Friday Profile-



Happy Friday everyone. Today I want to share with all of you the work of one of our esteemed instructors here at BPSOP, Athena Carey. I will always remember that day I came across her work because it was one of the few times that the work of a black and white photographer 'spoke' to me. I could not help but 'hear' a great deal of emotion emanating from Athena's work.  Her work is at times soft-spoken, while at other times loud and decisive.  It is abundantly clear that Athena's work is in every respect akin to a very focused and articulate public speaker; the message you will hear is clear, compelling and most of all lasting!


I know you will enjoy her profile and if you have yet to take her class on Black and White, don't be surprised if you feel motivated to do so after reading her story. Athena Carey is not only a great photographer but she is an equally great instructor! We are fortunate that she said yes to my request to come and join us here at BPSOP!



Bryan F Peterson/Founder





Athena Carey Interview



1) When did you first pick up a camera and do you remember your first picture?

The summer when I was nine years old, my parents sent me on my own for the first time to visit my Godparents in Switzerland. Before I left for the airport, my mother gave me her little Kodak camera - a black box with film loaded in the back and the most wonderful flash cubes that popped and burned out after one use. I fell in love with it immediately. That summer as I traveled through Switzerland, Italy and France, I found my photographic voice and it's been a part of me ever since.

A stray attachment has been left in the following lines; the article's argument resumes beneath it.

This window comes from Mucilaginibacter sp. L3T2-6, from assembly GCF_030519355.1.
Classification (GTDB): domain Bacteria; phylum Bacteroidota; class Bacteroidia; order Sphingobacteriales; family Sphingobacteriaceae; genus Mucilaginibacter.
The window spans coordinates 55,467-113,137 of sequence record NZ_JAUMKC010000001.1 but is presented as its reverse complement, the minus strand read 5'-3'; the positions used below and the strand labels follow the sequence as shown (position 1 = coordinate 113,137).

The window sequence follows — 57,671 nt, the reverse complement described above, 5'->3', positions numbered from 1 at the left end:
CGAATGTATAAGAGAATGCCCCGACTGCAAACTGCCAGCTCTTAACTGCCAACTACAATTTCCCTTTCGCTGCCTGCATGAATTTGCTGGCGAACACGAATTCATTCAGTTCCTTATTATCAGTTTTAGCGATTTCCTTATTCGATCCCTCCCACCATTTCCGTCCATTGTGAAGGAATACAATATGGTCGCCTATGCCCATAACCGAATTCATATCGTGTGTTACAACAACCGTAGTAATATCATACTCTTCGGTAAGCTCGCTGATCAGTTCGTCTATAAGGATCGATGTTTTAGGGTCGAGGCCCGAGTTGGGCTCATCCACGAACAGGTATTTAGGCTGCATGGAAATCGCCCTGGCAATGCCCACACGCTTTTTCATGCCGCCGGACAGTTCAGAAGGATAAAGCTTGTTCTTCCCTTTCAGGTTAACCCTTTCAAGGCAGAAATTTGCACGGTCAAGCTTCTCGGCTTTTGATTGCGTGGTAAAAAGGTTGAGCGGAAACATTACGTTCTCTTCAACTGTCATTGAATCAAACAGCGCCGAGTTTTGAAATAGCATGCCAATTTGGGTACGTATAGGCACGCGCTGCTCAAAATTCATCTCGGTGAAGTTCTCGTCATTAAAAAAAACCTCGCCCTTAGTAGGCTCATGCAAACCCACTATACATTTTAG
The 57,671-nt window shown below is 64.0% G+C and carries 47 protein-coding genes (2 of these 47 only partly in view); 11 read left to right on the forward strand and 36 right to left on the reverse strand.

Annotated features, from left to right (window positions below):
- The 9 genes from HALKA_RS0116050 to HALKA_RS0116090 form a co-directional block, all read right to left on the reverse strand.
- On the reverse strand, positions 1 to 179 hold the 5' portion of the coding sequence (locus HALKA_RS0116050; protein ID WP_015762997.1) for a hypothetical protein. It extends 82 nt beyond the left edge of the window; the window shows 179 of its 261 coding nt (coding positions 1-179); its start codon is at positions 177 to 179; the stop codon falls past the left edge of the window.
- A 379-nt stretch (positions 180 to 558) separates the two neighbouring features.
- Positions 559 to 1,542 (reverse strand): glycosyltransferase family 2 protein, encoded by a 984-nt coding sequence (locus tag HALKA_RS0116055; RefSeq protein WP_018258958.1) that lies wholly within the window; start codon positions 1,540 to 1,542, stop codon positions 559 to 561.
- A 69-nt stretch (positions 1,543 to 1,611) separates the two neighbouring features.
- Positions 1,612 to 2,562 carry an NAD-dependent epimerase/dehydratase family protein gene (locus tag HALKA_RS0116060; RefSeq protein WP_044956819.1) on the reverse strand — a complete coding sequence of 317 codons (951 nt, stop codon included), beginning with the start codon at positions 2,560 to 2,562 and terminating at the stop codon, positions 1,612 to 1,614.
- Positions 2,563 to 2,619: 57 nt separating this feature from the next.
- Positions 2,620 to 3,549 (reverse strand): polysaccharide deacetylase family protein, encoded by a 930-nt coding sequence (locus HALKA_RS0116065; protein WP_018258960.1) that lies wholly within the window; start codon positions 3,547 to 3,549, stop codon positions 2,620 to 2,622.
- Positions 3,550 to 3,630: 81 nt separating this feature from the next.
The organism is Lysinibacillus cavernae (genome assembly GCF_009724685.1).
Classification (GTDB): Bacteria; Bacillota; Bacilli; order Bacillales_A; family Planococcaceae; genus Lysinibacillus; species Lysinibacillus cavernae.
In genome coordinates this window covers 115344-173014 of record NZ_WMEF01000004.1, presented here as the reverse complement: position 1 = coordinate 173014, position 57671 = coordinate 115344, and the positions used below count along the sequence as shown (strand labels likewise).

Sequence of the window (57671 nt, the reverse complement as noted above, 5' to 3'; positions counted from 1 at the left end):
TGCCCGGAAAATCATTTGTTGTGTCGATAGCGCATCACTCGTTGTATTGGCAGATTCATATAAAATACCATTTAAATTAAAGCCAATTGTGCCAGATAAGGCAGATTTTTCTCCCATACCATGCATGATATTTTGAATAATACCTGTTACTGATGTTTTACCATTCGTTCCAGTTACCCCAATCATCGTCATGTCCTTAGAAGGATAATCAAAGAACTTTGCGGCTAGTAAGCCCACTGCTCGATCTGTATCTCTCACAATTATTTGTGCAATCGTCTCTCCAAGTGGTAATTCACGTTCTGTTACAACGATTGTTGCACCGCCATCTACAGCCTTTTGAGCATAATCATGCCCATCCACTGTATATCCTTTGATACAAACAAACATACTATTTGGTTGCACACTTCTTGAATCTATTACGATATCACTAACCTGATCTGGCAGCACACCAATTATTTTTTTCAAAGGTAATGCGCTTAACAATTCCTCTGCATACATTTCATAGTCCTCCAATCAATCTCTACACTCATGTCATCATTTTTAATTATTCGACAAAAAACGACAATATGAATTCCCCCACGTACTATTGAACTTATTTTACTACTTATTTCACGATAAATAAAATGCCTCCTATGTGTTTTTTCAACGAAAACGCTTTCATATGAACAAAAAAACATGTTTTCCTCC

2) How long have you been shooting?

I guess since the summer when I was nine, but more seriously since my teenage years. My paternal grandfather was an avid camera enthusiast, always snapping photographs of us and sharing them. When he passed away, I was given one of his Canon A-1 cameras. That was my first SLR camera, and I carried it around the world with me until switching over to a digital SLR in 2001.


3) Why did you choose your particular specialty?

Initially, I was a portrait photographer, specializing in children and their families. I have always been attracted to the innocent beauty of children and to the pure love that exists between families. When I had my own children this intensified and it seemed quite natural for me to combine that with my love for photography. Later when I moved to Switzerland, I decided to take a one year break from portrait work to try my hand at landscape photography. I fell in love with capturing the serenity and beauty of nature and have not gone back to portraiture.


4) As one who believes there is no one location that could be 'the favorite', can you tell us what are your top three destinations for shooting? Is there somewhere you have NOT shot but you hope to shoot there one day?

I am very happy to be shooting almost anywhere out in nature, particularly when there are unfettered open spaces and large bodies of water. But my top three locations are probably: